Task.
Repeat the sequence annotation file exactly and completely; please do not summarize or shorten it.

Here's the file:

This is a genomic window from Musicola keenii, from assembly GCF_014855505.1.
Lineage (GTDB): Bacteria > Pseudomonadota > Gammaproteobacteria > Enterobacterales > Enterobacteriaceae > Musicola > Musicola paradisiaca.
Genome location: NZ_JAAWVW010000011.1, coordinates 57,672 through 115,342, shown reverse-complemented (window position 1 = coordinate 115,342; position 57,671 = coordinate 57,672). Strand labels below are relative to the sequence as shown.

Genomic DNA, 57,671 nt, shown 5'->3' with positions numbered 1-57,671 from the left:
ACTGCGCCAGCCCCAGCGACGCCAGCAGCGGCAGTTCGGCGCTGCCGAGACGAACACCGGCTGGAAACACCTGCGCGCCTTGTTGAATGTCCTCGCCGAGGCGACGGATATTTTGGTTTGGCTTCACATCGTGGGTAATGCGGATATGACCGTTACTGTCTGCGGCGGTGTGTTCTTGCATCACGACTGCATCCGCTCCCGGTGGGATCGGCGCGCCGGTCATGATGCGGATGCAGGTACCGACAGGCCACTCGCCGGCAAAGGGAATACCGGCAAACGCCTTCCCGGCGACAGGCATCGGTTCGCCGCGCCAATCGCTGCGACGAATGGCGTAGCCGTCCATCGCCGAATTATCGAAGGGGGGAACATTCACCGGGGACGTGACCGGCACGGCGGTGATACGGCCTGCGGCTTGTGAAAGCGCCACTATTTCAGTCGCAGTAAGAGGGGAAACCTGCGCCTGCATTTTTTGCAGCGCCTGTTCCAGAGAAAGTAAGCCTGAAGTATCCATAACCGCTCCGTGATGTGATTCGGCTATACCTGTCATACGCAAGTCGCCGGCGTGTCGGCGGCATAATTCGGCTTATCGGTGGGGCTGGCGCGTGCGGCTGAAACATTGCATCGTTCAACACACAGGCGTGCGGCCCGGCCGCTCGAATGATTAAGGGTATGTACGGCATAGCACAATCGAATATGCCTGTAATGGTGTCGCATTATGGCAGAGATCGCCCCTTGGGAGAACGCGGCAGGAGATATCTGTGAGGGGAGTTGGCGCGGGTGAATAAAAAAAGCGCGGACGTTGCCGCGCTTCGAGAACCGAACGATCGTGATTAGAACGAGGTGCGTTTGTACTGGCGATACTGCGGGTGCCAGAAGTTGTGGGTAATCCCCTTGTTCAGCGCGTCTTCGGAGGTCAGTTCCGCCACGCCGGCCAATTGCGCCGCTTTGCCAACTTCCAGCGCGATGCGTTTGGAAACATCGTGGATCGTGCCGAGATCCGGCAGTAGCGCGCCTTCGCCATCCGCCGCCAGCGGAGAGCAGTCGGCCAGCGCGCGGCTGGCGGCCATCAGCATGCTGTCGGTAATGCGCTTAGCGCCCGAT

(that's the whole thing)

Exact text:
This is a genomic window from Musicola keenii, from assembly GCF_014855505.1.
Lineage (GTDB): Bacteria > Pseudomonadota > Gammaproteobacteria > Enterobacterales > Enterobacteriaceae > Musicola > Musicola paradisiaca.
Genome location: NZ_JAAWVW010000011.1, coordinates 57,672 through 115,342, shown reverse-complemented (window position 1 = coordinate 115,342; position 57,671 = coordinate 57,672). Strand labels below are relative to the sequence as shown.

Genomic DNA, 57,671 nt, shown 5'->3' with positions numbered 1-57,671 from the left:
ACTGCGCCAGCCCCAGCGACGCCAGCAGCGGCAGTTCGGCGCTGCCGAGACGAACACCGGCTGGAAACACCTGCGCGCCTTGTTGAATGTCCTCGCCGAGGCGACGGATATTTTGGTTTGGCTTCACATCGTGGGTAATGCGGATATGACCGTTACTGTCTGCGGCGGTGTGTTCTTGCATCACGACTGCATCCGCTCCCGGTGGGATCGGCGCGCCGGTCATGATGCGGATGCAGGTACCGACAGGCCACTCGCCGGCAAAGGGAATACCGGCAAACGCCTTCCCGGCGACAGGCATCGGTTCGCCGCGCCAATCGCTGCGACGAATGGCGTAGCCGTCCATCGCCGAATTATCGAAGGGGGGAACATTCACCGGGGACGTGACCGGCACGGCGGTGATACGGCCTGCGGCTTGTGAAAGCGCCACTATTTCAGTCGCAGTAAGAGGGGAAACCTGCGCCTGCATTTTTTGCAGCGCCTGTTCCAGAGAAAGTAAGCCTGAAGTATCCATAACCGCTCCGTGATGTGATTCGGCTATACCTGTCATACGCAAGTCGCCGGCGTGTCGGCGGCATAATTCGGCTTATCGGTGGGGCTGGCGCGTGCGGCTGAAACATTGCATCGTTCAACACACAGGCGTGCGGCCCGGCCGCTCGAATGATTAAGGGTATGTACGGCATAGCACAATCGAATATGCCTGTAATGGTGTCGCATTATGGCAGAGATCGCCCCTTGGGAGAACGCGGCAGGAGATATCTGTGAGGGGAGTTGGCGCGGGTGAATAAAAAAAGCGCGGACGTTGCCGCGCTTCGAGAACCGAACGATCGTGATTAGAACGAGGTGCGTTTGTACTGGCGATACTGCGGGTGCCAGAAGTTGTGGGTAATCCCCTTGTTCAGCGCGTCTTCGGAGGTCAGTTCCGCCACGCCGGCCAATTGCGCCGCTTTGCCAACTTCCAGCGCGATGCGTTTGGAAACATCGTGGATCGTGCCGAGATCCGGCAGTAGCGCGCCTTCGCCATCCGCCGCCAGCGGAGAGCAGTCGGCCAGCGCGCGGCTGGCGGCCATCAGCATGCTGTCGGTAATGCGCTTAGCGCCCGAT